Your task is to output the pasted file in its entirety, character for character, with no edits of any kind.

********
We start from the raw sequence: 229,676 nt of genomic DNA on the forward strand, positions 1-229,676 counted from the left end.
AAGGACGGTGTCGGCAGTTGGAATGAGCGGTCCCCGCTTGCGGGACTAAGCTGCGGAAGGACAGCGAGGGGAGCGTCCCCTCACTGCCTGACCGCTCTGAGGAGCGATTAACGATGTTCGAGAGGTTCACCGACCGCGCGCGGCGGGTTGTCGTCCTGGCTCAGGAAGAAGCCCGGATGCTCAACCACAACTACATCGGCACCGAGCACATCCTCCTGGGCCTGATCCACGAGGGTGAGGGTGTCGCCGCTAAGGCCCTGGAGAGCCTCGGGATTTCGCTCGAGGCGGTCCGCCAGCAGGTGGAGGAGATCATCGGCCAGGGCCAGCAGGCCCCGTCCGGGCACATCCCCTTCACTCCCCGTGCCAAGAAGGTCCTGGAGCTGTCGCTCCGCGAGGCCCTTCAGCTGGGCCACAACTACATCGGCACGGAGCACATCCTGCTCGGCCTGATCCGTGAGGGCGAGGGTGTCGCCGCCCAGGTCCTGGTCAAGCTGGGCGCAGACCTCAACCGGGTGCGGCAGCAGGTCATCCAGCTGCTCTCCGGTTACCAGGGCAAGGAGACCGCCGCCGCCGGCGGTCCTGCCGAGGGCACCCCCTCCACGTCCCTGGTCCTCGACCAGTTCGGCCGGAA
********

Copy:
We start from the raw sequence: 229,676 nt of genomic DNA on the forward strand, positions 1-229,676 counted from the left end.
AAGGACGGTGTCGGCAGTTGGAATGAGCGGTCCCCGCTTGCGGGACTAAGCTGCGGAAGGACAGCGAGGGGAGCGTCCCCTCACTGCCTGACCGCTCTGAGGAGCGATTAACGATGTTCGAGAGGTTCACCGACCGCGCGCGGCGGGTTGTCGTCCTGGCTCAGGAAGAAGCCCGGATGCTCAACCACAACTACATCGGCACCGAGCACATCCTCCTGGGCCTGATCCACGAGGGTGAGGGTGTCGCCGCTAAGGCCCTGGAGAGCCTCGGGATTTCGCTCGAGGCGGTCCGCCAGCAGGTGGAGGAGATCATCGGCCAGGGCCAGCAGGCCCCGTCCGGGCACATCCCCTTCACTCCCCGTGCCAAGAAGGTCCTGGAGCTGTCGCTCCGCGAGGCCCTTCAGCTGGGCCACAACTACATCGGCACGGAGCACATCCTGCTCGGCCTGATCCGTGAGGGCGAGGGTGTCGCCGCCCAGGTCCTGGTCAAGCTGGGCGCAGACCTCAACCGGGTGCGGCAGCAGGTCATCCAGCTGCTCTCCGGTTACCAGGGCAAGGAGACCGCCGCCGCCGGCGGTCCTGCCGAGGGCACCCCCTCCACGTCCCTGGTCCTCGACCAGTTCGGCCGGAA